beginning. Mr. Denton is nationally known as a musician and
orchestra leader. ,
Orchestra Personnel: Violins, Cara Ash, Mildred Wil-
liams, Eggert Helmer, Elizabeth Prideaux, John Davis,
Ruth Van Schoonhoven, Chester Watts, Madalene -Kinney,
Winona Flanders, James Schell, Will Schweitzer, Mildred
Nelson, Caroline Schweitzer, Lilliam Ellingsworth, Rich-
ard Block, Logan Read, Eliot Michelsen, Ruby Webb, Mary
TenEyck, Elizabeth Ball, Pauline Wolf, Maurice VVolf,
George Ramsdell, Geraldine Turner, June Sargent, jack
Kline, Gladys Johnson, Louella Stretch, james Kamrar,
Cornets: Wilbur Rader, Harry Calkins, Kenneth Miller,
Piano: Dorothy Leaman, Ora Murphy.
This spring term a band was organized in Franklin. Only
a few members turned out at first, and not manymore have
joined since. William Goleeke is the director, and is doing
good work for Franklin.
Personnel: Paul Petticord, Delmar Mitchelson, Ray
Thompson, Leonard Barnett, Kenneth Miller, Richard Hess,
Kermit Lienkemper, Ray Bristow, Morris Little, Wilbur
Rader, Fudly, Hubert Flatland.
ffm nf if
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FRANKLIN HIGH SCHOOL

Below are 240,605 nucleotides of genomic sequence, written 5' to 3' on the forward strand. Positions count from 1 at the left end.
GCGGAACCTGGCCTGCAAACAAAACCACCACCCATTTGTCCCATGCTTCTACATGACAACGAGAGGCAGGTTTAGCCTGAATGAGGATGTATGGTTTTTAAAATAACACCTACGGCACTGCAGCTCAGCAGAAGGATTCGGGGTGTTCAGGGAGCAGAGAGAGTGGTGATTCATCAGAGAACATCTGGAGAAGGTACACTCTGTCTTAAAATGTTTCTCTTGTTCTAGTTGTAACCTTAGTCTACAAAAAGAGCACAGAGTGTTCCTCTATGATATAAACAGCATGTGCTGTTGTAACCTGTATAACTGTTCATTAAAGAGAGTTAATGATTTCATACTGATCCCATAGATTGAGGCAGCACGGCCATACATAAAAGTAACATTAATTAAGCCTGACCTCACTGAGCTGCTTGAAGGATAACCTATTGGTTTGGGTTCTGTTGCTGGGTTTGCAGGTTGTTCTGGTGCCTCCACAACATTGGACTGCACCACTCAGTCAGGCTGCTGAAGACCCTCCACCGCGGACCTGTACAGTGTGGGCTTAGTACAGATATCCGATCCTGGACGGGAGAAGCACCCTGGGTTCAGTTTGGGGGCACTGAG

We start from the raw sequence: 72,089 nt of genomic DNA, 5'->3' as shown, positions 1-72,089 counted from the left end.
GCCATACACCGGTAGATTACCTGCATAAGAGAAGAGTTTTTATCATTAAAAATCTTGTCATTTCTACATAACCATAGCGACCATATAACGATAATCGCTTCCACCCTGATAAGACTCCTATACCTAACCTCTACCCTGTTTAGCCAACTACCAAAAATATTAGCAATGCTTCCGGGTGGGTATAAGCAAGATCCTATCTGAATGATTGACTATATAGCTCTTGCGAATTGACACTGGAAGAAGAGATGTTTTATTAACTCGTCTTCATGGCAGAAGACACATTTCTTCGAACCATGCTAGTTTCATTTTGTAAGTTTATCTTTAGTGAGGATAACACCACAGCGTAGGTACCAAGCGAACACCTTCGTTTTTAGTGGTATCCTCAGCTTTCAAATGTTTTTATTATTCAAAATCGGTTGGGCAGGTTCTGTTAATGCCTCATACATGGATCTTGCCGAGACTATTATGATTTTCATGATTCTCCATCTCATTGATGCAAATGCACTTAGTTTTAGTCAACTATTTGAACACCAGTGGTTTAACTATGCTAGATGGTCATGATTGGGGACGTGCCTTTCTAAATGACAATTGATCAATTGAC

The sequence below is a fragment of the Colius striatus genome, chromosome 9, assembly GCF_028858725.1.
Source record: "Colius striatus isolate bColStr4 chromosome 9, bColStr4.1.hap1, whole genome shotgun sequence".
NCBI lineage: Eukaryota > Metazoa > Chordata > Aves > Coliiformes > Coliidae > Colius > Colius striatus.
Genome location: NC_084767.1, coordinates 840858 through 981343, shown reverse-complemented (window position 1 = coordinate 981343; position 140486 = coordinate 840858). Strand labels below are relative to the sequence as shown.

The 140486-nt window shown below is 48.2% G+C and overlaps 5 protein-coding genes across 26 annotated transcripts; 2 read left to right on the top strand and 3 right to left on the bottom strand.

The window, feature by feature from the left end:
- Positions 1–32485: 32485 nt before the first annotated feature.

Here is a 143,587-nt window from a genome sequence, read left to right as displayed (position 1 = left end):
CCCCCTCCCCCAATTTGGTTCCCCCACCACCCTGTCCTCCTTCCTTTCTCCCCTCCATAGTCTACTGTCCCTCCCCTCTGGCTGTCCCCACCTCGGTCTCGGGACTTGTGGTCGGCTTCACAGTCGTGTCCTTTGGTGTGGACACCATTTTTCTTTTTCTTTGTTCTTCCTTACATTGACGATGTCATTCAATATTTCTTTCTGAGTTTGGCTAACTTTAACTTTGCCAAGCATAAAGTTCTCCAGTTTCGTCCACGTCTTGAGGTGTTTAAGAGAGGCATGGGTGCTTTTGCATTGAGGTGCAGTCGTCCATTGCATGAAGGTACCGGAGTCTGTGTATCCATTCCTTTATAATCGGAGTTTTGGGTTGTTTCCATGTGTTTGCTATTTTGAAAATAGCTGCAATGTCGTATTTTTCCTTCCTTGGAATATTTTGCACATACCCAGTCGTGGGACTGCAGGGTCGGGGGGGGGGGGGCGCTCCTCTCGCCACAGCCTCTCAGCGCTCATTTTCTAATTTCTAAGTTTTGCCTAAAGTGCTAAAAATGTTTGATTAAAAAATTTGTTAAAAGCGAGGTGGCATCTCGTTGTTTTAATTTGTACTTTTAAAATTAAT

Page One Hundred Sgven
THE POST '
Donald is a quiet boy but by no
means still. He plays the floor well
and has a good eye for the basket.
An all-star forward with an un-
canny ability to make points from di-
rectly under the basket. Dave won
recognition by being placed on the
all-star team. He will be back next
A lanky center who usually got the
jump on his opponent. Bob has a
good eye for the basket and by next
year should develop into a wonderful
center for us.
1-The best basketball player in the
city and no exception. Also, the most
wonderful captain a team has ever
had. Claire has one more year in
school and after that the college that
gets him will certainly be lucky.